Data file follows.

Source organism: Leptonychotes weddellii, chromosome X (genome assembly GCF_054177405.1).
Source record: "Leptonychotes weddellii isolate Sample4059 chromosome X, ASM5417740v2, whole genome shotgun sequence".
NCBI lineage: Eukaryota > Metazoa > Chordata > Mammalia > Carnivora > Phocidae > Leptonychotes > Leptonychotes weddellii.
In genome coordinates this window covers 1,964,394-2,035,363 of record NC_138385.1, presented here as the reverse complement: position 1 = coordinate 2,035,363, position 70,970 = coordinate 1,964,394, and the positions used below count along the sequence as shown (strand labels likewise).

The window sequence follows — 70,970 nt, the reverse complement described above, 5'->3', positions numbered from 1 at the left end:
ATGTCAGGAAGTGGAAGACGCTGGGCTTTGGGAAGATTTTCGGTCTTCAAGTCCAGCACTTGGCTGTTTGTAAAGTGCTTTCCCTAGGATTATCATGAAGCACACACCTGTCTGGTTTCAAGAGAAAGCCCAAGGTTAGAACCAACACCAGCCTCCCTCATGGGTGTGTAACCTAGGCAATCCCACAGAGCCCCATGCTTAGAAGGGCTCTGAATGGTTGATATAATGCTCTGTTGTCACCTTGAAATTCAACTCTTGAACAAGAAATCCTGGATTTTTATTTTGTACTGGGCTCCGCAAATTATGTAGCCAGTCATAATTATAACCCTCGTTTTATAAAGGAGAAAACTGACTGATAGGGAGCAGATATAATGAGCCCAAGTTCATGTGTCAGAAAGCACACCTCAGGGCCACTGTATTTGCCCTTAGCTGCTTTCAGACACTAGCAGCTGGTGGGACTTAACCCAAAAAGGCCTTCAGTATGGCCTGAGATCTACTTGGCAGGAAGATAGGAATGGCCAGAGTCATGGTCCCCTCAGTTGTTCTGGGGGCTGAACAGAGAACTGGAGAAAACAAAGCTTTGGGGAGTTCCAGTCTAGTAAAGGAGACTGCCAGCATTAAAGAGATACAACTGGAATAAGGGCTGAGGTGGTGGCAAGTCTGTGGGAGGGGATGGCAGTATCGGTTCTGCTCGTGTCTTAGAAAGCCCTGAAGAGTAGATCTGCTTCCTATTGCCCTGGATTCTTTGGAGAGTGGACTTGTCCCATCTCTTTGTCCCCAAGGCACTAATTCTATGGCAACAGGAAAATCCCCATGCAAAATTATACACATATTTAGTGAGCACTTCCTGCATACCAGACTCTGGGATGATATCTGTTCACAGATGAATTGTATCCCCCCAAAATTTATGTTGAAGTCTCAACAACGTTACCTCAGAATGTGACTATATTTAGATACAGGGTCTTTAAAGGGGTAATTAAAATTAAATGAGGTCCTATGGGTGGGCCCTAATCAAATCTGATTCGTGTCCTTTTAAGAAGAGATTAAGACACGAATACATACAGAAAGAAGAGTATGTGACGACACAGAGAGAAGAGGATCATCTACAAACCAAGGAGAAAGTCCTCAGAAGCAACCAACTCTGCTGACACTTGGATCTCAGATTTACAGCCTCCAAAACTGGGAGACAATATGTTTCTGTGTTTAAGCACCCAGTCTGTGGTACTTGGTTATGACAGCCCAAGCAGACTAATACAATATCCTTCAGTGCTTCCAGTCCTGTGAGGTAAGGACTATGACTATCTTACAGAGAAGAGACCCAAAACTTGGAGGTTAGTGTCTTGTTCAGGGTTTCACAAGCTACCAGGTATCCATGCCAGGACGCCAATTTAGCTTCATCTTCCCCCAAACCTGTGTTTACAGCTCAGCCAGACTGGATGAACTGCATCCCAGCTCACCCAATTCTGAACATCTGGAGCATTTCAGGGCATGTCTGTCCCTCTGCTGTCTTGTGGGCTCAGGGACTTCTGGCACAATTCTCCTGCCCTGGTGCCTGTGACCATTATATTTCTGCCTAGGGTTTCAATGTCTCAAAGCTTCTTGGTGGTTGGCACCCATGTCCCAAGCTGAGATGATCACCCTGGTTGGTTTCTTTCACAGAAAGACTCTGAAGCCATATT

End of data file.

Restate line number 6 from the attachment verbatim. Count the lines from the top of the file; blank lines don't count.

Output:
ATGTCAGGAAGTGGAAGACGCTGGGCTTTGGGAAGATTTTCGGTCTTCAAGTCCAGCACTTGGCTGTTTGTAAAGTGCTTTCCCTAGGATTATCATGAAGCACACACCTGTCTGGTTTCAAGAGAAAGCCCAAGGTTAGAACCAACACCAGCCTCCCTCATGGGTGTGTAACCTAGGCAATCCCACAGAGCCCCATGCTTAGAAGGGCTCTGAATGGTTGATATAATGCTCTGTTGTCACCTTGAAATTCAACTCTTGAACAAGAAATCCTGGATTTTTATTTTGTACTGGGCTCCGCAAATTATGTAGCCAGTCATAATTATAACCCTCGTTTTATAAAGGAGAAAACTGACTGATAGGGAGCAGATATAATGAGCCCAAGTTCATGTGTCAGAAAGCACACCTCAGGGCCACTGTATTTGCCCTTAGCTGCTTTCAGACACTAGCAGCTGGTGGGACTTAACCCAAAAAGGCCTTCAGTATGGCCTGAGATCTACTTGGCAGGAAGATAGGAATGGCCAGAGTCATGGTCCCCTCAGTTGTTCTGGGGGCTGAACAGAGAACTGGAGAAAACAAAGCTTTGGGGAGTTCCAGTCTAGTAAAGGAGACTGCCAGCATTAAAGAGATACAACTGGAATAAGGGCTGAGGTGGTGGCAAGTCTGTGGGAGGGGATGGCAGTATCGGTTCTGCTCGTGTCTTAGAAAGCCCTGAAGAGTAGATCTGCTTCCTATTGCCCTGGATTCTTTGGAGAGTGGACTTGTCCCATCTCTTTGTCCCCAAGGCACTAATTCTATGGCAACAGGAAAATCCCCATGCAAAATTATACACATATTTAGTGAGCACTTCCTGCATACCAGACTCTGGGATGATATCTGTTCACAGATGAATTGTATCCCCCCAAAATTTATGTTGAAGTCTCAACAACGTTACCTCAGAATGTGACTATATTTAGATACAGGGTCTTTAAAGGGGTAATTAAAATTAAATGAGGTCCTATGGGTGGGCCCTAATCAAATCTGATTCGTGTCCTTTTAAGAAGAGATTAAGACACGAATACATACAGAAAGAAGAGTATGTGACGACACAGAGAGAAGAGGATCATCTACAAACCAAGGAGAAAGTCCTCAGAAGCAACCAACTCTGCTGACACTTGGATCTCAGATTTACAGCCTCCAAAACTGGGAGACAATATGTTTCTGTGTTTAAGCACCCAGTCTGTGGTACTTGGTTATGACAGCCCAAGCAGACTAATACAATATCCTTCAGTGCTTCCAGTCCTGTGAGGTAAGGACTATGACTATCTTACAGAGAAGAGACCCAAAACTTGGAGGTTAGTGTCTTGTTCAGGGTTTCACAAGCTACCAGGTATCCATGCCAGGACGCCAATTTAGCTTCATCTTCCCCCAAACCTGTGTTTACAGCTCAGCCAGACTGGATGAACTGCATCCCAGCTCACCCAATTCTGAACATCTGGAGCATTTCAGGGCATGTCTGTCCCTCTGCTGTCTTGTGGGCTCAGGGACTTCTGGCACAATTCTCCTGCCCTGGTGCCTGTGACCATTATATTTCTGCCTAGGGTTTCAATGTCTCAAAGCTTCTTGGTGGTTGGCACCCATGTCCCAAGCTGAGATGATCACCCTGGTTGGTTTCTTTCACAGAAAGACTCTGAAGCCATATT